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United States Department of Agriculture

Agricultural Research Service

Research Project: BIOLOGY, GENOMICS, AND INTEGRATED PEST MANAGEMENT OF INVASIVE ANTS

Location: Imported Fire Ant and Household Insects

Title: A comparative glycoproteome study of developing endosperm in the hexose-deficient miniature1 (mn1) seed mutant and its wild type Mn1 in maize

Authors
item Silva-Sanchez, Cecilia -
item Chen, Sixue -
item Li, Jinxi -
item Chourey, Prem

Submitted to: Frontiers in Plant Physiology
Publication Type: Peer Reviewed Journal
Publication Acceptance Date: February 7, 2014
Publication Date: N/A

Interpretive Summary: Sugars, including hexoses such as glucose and fructose, are major metabolic fuels in developing seeds in plants. Additionally, they perform many signaling functions through their role in modifications or decorations of many proteins known as glycoproteins (GPs). A large proportion of total proteins in all organisms are comprised of GPs that perform many critical function in development, including seed development in plants. However, nothing is known on the overall distribution and role of GPs in seed development. This report, based on cooperative investigations between scientists from CMAVE, SAA, USDA ARS and the University of Florida, Gainesville, FL, is aimed to provide a high-throughput profile of the total GPs in a normal and a hexose-deficient mutant seeds to both (a) catalogue and (b) to identify specific GPs potentially affected in the mutant genotype. The results show that many GPs in the mutant as compared to the normal were reduced in their levels of sugars attached to the proteins (i.e., under-glycosylated). Nearly all such proteins were also reduced in their absolute levels indicating that their stability was affected due to the under-glycosylation. Functional classification based on various bioinformatics tools showed many of these GPs perform a range of diverse cellular and metabolic functions during seed development. Future studies will be focused on certain specific proteins and genes for manipulation and, ultimately, to attain seed improvement.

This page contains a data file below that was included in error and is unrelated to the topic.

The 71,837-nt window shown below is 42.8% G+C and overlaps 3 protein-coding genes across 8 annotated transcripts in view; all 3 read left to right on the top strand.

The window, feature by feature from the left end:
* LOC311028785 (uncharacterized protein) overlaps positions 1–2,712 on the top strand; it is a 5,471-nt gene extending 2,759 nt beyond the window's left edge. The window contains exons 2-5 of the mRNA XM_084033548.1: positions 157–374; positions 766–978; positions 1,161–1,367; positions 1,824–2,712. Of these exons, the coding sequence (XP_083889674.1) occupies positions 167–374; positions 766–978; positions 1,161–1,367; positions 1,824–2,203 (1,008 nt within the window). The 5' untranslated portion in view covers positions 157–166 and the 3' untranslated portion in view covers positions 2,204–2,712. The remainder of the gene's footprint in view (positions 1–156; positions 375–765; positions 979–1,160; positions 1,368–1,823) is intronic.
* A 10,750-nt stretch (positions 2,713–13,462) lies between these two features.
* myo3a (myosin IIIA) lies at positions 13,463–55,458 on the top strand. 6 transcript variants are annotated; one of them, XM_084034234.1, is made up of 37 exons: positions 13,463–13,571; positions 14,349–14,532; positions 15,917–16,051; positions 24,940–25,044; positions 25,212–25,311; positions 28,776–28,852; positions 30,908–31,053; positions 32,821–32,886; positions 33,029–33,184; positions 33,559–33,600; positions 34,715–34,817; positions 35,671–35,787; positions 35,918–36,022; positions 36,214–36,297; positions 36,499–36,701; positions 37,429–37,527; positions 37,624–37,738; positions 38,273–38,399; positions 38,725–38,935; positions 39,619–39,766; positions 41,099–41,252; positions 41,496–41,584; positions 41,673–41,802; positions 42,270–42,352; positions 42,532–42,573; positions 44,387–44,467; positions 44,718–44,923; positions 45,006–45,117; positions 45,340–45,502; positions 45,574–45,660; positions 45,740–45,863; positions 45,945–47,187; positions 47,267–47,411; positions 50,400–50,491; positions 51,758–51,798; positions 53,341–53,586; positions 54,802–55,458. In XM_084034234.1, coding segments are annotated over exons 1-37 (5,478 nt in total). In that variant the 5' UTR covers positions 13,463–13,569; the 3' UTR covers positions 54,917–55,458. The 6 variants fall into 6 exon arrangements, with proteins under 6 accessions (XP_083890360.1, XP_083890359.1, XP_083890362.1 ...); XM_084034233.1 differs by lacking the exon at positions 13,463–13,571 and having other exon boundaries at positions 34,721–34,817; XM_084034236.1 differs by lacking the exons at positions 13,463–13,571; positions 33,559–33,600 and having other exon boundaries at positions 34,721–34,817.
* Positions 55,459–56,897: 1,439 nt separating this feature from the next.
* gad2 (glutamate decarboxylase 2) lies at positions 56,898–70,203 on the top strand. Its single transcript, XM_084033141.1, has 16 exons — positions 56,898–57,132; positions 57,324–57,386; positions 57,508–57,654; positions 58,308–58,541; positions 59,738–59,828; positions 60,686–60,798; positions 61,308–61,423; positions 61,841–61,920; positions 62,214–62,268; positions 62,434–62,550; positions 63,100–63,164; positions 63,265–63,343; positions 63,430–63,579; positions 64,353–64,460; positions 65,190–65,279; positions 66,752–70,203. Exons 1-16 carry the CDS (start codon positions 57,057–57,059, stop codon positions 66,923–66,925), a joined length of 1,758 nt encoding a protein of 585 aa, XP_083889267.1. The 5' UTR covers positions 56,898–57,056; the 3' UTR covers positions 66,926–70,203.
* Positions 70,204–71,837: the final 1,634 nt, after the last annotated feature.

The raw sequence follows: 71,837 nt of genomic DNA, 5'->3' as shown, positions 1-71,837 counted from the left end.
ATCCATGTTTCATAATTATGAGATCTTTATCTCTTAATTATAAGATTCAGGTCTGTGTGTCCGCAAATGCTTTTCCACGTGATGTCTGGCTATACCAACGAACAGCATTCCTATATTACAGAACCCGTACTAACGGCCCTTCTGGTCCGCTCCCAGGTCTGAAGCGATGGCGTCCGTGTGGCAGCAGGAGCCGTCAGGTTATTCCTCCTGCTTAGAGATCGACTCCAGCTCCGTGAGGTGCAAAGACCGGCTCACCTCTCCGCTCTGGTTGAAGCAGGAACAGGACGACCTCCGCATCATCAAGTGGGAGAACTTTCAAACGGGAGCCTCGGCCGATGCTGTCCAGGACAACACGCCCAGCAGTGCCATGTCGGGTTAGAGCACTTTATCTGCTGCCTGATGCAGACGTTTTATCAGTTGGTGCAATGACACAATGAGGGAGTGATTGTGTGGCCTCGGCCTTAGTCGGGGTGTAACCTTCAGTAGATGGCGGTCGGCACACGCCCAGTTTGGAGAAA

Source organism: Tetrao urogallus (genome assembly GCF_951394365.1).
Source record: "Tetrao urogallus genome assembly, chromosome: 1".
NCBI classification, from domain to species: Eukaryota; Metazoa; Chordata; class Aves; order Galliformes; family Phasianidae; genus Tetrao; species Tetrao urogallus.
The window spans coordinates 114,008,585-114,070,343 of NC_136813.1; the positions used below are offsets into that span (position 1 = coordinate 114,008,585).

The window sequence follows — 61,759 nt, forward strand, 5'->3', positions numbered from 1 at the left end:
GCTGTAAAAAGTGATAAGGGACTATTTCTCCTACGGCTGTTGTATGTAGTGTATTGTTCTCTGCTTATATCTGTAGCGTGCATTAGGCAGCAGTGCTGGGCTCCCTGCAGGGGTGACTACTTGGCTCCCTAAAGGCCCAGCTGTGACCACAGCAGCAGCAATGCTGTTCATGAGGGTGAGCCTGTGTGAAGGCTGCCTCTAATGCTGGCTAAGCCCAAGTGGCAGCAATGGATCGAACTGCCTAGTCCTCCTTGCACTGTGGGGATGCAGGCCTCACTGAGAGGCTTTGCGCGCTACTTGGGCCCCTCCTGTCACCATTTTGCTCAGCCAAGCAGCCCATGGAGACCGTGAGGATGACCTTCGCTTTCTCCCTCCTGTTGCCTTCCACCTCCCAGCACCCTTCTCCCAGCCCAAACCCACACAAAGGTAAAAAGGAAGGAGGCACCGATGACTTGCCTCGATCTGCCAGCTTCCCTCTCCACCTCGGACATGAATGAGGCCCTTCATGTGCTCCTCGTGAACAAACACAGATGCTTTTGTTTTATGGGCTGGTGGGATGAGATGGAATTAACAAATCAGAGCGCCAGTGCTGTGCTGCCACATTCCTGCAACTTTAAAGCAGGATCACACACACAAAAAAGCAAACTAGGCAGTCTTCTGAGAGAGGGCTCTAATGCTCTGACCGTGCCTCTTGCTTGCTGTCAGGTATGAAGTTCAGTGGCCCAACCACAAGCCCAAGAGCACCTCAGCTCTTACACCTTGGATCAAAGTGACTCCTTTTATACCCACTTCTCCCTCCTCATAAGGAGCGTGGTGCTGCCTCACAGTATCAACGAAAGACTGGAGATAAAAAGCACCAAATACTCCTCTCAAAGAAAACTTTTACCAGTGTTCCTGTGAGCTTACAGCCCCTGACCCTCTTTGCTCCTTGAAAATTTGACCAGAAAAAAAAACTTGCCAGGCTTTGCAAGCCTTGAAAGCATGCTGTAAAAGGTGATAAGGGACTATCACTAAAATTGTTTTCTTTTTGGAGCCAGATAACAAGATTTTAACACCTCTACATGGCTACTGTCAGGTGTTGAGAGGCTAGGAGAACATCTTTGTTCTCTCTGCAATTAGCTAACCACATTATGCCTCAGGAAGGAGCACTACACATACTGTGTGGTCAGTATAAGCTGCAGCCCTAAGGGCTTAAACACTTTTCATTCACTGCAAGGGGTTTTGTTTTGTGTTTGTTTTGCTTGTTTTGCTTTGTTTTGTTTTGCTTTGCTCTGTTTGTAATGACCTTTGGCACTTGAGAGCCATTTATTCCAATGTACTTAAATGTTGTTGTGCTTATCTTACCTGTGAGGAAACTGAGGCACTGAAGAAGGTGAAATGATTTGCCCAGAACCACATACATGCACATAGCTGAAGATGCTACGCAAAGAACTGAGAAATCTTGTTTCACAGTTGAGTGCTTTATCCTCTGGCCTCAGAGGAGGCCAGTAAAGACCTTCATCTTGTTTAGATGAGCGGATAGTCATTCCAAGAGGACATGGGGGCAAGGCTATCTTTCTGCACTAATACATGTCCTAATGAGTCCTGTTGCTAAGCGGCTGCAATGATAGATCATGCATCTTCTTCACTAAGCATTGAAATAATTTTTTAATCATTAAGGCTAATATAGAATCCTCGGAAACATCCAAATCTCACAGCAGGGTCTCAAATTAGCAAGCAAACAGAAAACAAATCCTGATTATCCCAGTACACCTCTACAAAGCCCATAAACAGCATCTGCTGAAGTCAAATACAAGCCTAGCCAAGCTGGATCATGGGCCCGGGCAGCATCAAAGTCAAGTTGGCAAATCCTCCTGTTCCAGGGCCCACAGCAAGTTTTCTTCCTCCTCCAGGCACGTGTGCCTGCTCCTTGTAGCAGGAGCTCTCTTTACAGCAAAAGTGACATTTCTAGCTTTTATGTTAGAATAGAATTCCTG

Technical Abstract: Developing seeds of many plants have transfer cells. In maize, these are prominently located at the basal end of endosperm (a.k.a., basal endosperm transfer layer, BETL) and they are readily identifiable due to their unique morphology of long and dome-shaped cells filled with labyrinth-like wall-in-growth (WIG) because of secondary cell wall growth. As the first filial cell layer, BETL is a gateway to sugars, nutrients and water from mother plant, and also anchor numerous functions essential to normal seed development. Important functions include sucrose turnover, auxin and cytokinin biosynthesis\accumulation, energy metabolism, defense response, and signaling between maternal and filial generations. Our previous studies have shown that basal part of developing endosperm of miniature1 (mn1) seed mutant lacking the Mn1-encoded cell wall invertase, INCW2, are also deficient for hexose sugars, WIGs and Golgi as compared to the Mn1 seeds. Given the central role of Golgi as a primary site for protein glycosylation, and hexose as the main sugar in covalent modifications of various proteins, we performed a large scale glycoproteome profiling of total proteins in these two genotypes using two dimensional (2D) gel electrophoresis and protein staining for glycosylated and total protein, followed by image analysis. Protein identification was done by Liquid Chromatography Tandem MS (LC-MS/MS). We identified a total of 413 proteins and selected 254 differential proteins for further analysis. Of these, 113 proteins that matched between the two genotypes, 45 showed > 20% increase or decrease in their levels of glycosylation. A large number of the proteins showed decreased levels of glycosylation in mn1 developing endosperms as compared to the Mn1.

Last Modified: 9/10/2014
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